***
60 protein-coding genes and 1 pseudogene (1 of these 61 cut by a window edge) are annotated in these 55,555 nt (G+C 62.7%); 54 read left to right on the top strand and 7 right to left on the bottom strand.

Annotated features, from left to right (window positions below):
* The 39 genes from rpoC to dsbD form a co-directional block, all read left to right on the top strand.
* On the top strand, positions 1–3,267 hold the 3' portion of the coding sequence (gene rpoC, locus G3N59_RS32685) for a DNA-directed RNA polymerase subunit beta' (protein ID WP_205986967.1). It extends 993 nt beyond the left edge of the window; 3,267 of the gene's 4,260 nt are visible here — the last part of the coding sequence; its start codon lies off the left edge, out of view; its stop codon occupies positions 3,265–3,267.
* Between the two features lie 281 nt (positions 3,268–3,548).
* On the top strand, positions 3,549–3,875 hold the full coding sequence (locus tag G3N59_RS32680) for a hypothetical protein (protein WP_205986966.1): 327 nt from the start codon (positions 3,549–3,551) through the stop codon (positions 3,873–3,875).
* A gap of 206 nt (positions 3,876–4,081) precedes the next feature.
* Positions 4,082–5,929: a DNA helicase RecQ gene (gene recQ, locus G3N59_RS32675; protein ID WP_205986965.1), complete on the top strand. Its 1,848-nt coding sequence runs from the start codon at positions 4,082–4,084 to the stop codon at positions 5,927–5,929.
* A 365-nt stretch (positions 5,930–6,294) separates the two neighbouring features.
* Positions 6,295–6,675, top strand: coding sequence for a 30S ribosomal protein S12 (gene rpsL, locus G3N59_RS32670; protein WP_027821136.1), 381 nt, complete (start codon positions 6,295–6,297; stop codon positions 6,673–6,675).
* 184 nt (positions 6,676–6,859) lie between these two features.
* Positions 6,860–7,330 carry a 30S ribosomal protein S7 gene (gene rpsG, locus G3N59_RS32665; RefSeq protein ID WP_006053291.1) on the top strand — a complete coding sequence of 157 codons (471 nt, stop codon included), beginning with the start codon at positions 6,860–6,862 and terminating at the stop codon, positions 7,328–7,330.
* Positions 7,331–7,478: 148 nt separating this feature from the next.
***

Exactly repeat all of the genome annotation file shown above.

60 protein-coding genes and 1 pseudogene (1 of these 61 cut by a window edge) are annotated in these 55,555 nt (G+C 62.7%); 54 read left to right on the top strand and 7 right to left on the bottom strand.

Annotated features, from left to right (window positions below):
* The 39 genes from rpoC to dsbD form a co-directional block, all read left to right on the top strand.
* On the top strand, positions 1–3,267 hold the 3' portion of the coding sequence (gene rpoC, locus G3N59_RS32685) for a DNA-directed RNA polymerase subunit beta' (protein ID WP_205986967.1). It extends 993 nt beyond the left edge of the window; 3,267 of the gene's 4,260 nt are visible here — the last part of the coding sequence; its start codon lies off the left edge, out of view; its stop codon occupies positions 3,265–3,267.
* Between the two features lie 281 nt (positions 3,268–3,548).
* On the top strand, positions 3,549–3,875 hold the full coding sequence (locus tag G3N59_RS32680) for a hypothetical protein (protein WP_205986966.1): 327 nt from the start codon (positions 3,549–3,551) through the stop codon (positions 3,873–3,875).
* A gap of 206 nt (positions 3,876–4,081) precedes the next feature.
* Positions 4,082–5,929: a DNA helicase RecQ gene (gene recQ, locus G3N59_RS32675; protein ID WP_205986965.1), complete on the top strand. Its 1,848-nt coding sequence runs from the start codon at positions 4,082–4,084 to the stop codon at positions 5,927–5,929.
* A 365-nt stretch (positions 5,930–6,294) separates the two neighbouring features.
* Positions 6,295–6,675, top strand: coding sequence for a 30S ribosomal protein S12 (gene rpsL, locus G3N59_RS32670; protein WP_027821136.1), 381 nt, complete (start codon positions 6,295–6,297; stop codon positions 6,673–6,675).
* 184 nt (positions 6,676–6,859) lie between these two features.
* Positions 6,860–7,330 carry a 30S ribosomal protein S7 gene (gene rpsG, locus G3N59_RS32665; RefSeq protein ID WP_006053291.1) on the top strand — a complete coding sequence of 157 codons (471 nt, stop codon included), beginning with the start codon at positions 6,860–6,862 and terminating at the stop codon, positions 7,328–7,330.
* Positions 7,331–7,478: 148 nt separating this feature from the next.